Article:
The Beautiful Cigar Girl: Mary Rogers, Edgar Allan Poe, and the Invention of Murder by Daniel Stashower
My rating: 4 of 5 stars
On a sweltering day in July of 1841, a body was discovered floating in the water off a beach in Hoboken, New Jersey. It was hauled in and, upon examination of what was left of it, it was determined that the girl had been beaten and strangled. She made anything but a lovely sight.
In life, though, she had been uncommonly beautiful. The victim turned out to be none other than Mary Cecilia Rogers, "The Beautiful See-gar Girl" who had gained fame in New York while working the counter at Anderson's Tobacco Emporium. While such employment may seem workaday to modern readers, at the time it was a departure, and there was a fair amount of hand-wringing over whether such a job was proper for a respectable girl. In any case, Mary had what it took to bewitch and beguile Andersons' male customers with her dark good looks and her bright and friendly personality. In no time, Anderson's was teeming with cigar aficionados and those who bought cigars just to be near Mary.
When Mary turned up murdered, it was a cause celebre. The press ripped into the disorganized and slow-to-act law enforcement entities on both sides of the river. Anderson's had become something of a hang-out for the city's literary types, and one of these, a struggling alcoholic ne'er do well, decided to write a fictionalized account of the case and to solve it through what he called "ratiocination", or deductive reasoning. He set his version of events in Paris and titled it "The Mystery of Marie Roget." He introduced literature's first detective, named Dupin, who had first appeared in "The Murders In The Rue Morgue." The author, of course, was Edgar Allan Poe, who may in fact have known Mary Rogers in her capacity as counter girl at Anderson's.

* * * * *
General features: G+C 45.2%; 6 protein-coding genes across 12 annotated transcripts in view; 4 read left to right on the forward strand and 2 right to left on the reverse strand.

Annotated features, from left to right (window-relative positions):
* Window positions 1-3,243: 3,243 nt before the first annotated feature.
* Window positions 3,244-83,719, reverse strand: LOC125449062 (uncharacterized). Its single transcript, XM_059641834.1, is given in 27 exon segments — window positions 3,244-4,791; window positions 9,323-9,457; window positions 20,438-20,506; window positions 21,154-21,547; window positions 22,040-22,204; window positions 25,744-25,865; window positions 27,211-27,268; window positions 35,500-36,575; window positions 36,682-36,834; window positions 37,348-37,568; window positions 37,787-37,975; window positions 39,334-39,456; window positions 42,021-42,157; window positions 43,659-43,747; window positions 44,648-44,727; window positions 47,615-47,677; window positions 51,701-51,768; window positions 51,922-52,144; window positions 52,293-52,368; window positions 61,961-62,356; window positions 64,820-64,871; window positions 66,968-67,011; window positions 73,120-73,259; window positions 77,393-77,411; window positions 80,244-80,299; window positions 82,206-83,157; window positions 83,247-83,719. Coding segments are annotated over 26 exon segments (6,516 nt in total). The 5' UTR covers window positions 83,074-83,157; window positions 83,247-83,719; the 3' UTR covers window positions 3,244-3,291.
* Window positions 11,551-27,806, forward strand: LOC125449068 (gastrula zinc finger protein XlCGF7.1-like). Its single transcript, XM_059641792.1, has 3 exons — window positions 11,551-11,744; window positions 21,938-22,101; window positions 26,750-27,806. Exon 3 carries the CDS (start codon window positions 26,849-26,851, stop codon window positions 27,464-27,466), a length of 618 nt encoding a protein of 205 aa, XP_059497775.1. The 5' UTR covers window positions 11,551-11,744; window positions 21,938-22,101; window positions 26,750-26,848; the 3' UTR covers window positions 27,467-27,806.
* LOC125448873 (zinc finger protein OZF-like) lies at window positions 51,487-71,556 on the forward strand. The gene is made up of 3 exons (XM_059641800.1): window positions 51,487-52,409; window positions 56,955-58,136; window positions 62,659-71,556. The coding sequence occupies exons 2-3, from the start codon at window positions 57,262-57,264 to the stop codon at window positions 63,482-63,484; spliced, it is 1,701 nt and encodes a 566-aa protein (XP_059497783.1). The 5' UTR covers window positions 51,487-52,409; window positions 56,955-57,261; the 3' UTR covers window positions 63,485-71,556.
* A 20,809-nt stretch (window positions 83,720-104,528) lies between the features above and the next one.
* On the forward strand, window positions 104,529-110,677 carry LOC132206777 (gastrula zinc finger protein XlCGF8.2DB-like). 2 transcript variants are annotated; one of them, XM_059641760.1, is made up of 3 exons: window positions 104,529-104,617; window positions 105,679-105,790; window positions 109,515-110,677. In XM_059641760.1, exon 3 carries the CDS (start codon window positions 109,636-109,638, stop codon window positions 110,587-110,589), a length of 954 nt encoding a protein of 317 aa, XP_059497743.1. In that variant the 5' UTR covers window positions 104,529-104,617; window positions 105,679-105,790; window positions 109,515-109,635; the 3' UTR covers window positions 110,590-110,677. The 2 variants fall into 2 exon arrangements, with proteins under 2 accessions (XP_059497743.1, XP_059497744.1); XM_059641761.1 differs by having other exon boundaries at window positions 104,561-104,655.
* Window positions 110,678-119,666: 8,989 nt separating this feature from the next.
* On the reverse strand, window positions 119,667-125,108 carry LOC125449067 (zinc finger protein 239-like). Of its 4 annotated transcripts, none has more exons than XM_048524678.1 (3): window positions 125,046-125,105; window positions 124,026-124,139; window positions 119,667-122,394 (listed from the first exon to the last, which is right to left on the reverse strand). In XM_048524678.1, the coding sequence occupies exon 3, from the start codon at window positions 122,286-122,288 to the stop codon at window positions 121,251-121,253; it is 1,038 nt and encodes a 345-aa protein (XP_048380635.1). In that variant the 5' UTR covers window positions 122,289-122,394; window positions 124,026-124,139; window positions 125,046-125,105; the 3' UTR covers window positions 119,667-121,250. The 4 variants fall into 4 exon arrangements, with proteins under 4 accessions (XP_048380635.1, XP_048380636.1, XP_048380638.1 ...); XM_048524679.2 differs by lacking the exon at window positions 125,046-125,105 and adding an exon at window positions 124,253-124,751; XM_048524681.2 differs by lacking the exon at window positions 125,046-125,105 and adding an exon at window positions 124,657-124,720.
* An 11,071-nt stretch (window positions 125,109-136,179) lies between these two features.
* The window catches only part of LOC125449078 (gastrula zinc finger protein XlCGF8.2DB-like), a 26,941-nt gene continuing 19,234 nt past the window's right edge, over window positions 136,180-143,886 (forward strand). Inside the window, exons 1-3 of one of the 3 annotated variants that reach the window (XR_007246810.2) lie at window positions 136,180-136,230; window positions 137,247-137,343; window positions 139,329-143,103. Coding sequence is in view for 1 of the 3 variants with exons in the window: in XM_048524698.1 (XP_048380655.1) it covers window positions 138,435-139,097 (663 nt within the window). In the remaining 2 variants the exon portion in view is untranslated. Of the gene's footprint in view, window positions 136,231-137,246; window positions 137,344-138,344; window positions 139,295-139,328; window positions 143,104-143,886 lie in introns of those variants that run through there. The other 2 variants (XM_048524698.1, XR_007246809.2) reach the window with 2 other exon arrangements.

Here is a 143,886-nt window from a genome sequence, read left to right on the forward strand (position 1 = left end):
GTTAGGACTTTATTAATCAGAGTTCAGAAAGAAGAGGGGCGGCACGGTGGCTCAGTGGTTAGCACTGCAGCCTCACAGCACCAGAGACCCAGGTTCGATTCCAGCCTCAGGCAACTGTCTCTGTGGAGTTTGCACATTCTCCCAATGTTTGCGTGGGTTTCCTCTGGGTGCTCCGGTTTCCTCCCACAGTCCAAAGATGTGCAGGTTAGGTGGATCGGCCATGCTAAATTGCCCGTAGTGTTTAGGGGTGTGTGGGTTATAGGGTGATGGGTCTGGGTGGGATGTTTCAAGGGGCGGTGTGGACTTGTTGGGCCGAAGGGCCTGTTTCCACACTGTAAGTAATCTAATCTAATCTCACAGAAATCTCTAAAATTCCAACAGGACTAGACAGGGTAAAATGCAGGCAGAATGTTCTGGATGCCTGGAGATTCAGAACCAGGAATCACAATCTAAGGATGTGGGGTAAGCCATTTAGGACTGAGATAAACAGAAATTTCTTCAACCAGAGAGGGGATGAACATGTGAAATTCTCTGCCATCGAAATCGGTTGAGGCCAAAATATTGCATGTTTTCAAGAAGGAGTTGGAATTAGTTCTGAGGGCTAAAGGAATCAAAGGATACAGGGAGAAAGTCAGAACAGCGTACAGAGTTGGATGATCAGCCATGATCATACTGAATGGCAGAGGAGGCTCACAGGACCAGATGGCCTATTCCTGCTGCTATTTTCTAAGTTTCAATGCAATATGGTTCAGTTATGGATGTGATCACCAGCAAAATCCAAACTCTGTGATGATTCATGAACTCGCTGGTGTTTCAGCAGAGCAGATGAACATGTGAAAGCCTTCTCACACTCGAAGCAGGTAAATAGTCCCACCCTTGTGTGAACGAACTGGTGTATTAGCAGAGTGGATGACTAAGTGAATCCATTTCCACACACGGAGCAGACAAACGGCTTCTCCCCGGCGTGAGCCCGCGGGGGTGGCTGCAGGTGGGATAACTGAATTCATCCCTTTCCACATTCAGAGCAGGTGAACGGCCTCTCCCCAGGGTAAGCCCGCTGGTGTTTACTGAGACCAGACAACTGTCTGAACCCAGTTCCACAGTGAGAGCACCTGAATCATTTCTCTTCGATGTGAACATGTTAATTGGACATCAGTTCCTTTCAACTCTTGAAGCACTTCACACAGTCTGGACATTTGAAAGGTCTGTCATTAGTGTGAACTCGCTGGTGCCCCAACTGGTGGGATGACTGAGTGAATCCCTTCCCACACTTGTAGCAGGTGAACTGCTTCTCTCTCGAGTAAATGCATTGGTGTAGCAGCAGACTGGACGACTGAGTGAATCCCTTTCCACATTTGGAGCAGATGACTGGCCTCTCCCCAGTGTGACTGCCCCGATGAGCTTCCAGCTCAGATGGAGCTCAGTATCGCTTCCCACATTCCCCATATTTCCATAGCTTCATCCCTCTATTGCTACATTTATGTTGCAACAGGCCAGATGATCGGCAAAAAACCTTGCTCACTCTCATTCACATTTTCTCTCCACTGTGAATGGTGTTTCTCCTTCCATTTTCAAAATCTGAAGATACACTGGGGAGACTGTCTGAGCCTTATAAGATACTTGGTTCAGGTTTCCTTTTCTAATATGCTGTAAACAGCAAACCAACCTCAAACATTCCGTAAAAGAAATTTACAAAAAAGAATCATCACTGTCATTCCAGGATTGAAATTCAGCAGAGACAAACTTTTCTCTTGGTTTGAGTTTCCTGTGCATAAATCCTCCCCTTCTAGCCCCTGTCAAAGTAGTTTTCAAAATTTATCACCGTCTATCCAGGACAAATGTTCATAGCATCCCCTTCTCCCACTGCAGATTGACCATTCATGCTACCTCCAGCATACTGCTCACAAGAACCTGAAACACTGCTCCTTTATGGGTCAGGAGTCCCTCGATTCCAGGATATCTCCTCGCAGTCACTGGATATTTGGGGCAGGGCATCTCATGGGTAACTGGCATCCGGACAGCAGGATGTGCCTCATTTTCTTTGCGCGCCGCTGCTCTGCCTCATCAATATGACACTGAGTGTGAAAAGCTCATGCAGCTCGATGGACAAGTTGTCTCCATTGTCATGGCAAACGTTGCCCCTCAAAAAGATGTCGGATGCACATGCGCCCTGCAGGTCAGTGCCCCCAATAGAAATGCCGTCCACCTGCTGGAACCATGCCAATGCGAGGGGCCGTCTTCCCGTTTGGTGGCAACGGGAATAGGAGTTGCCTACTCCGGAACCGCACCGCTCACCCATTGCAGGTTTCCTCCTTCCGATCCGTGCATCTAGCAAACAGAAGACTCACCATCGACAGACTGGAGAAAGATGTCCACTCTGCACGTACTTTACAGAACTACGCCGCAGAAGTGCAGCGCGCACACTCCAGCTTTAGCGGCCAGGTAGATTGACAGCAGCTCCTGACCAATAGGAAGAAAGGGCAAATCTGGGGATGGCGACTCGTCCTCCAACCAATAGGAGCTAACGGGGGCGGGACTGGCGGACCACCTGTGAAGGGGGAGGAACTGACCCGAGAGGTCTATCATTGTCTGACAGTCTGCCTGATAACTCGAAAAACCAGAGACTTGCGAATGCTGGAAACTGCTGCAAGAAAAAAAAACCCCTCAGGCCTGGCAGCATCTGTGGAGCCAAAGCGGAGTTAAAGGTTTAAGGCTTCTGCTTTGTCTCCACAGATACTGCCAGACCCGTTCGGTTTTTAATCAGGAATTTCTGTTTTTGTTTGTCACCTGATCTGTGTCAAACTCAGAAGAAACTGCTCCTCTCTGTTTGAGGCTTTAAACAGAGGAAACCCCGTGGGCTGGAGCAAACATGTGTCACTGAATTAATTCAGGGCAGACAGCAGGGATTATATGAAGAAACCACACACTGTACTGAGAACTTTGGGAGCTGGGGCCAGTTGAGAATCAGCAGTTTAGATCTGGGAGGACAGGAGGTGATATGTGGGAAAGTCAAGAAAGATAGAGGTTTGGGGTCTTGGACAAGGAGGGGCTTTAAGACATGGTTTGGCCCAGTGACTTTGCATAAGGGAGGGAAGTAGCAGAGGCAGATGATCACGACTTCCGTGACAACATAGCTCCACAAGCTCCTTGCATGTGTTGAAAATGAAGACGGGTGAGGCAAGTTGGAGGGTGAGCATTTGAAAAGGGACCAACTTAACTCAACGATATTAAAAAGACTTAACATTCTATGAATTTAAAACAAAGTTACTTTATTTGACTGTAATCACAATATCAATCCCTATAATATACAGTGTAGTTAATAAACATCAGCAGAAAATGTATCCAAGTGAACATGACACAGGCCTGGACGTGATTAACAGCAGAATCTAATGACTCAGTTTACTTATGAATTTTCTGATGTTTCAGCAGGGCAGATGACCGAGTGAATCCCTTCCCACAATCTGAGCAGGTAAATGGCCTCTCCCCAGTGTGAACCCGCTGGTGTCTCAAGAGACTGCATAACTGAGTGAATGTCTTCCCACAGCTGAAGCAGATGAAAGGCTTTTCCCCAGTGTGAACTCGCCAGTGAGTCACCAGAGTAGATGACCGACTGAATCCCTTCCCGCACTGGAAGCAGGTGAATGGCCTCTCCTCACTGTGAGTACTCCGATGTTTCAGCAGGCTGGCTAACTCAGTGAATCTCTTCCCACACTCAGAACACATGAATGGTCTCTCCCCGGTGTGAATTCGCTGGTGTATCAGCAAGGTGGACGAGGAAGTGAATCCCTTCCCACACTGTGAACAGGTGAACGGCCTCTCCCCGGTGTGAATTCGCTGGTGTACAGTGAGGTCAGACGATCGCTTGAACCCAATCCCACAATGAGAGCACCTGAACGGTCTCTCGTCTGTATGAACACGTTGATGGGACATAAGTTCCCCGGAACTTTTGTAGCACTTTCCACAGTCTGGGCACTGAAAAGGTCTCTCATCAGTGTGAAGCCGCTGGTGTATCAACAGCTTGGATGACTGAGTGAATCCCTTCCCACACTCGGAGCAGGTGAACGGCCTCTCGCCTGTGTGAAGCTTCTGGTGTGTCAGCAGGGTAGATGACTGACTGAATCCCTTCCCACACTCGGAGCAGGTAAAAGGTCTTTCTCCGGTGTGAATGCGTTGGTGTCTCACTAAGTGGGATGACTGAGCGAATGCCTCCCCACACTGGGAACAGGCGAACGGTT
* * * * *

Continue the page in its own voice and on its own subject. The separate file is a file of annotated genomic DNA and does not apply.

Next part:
In this book, Daniel Stashower skillfully intertwines the story of Mary Rogers with the fascinating and often dreadful life of Edgar Allan Poe, bringing the times and the people brilliantly to life. I learned a whole world of things about Poe that I never knew. As for Mary Rogers, her story had been largely lost to time, but here it is brought back to life vividly. I will offer a word of warning: no definitive solution for her death is arrived at here, though many possibilities are offered up. There is no final "a-ha!" moment, but the book is nonetheless well worth the read, and I do recommend it for anyone who likes to read popular history.
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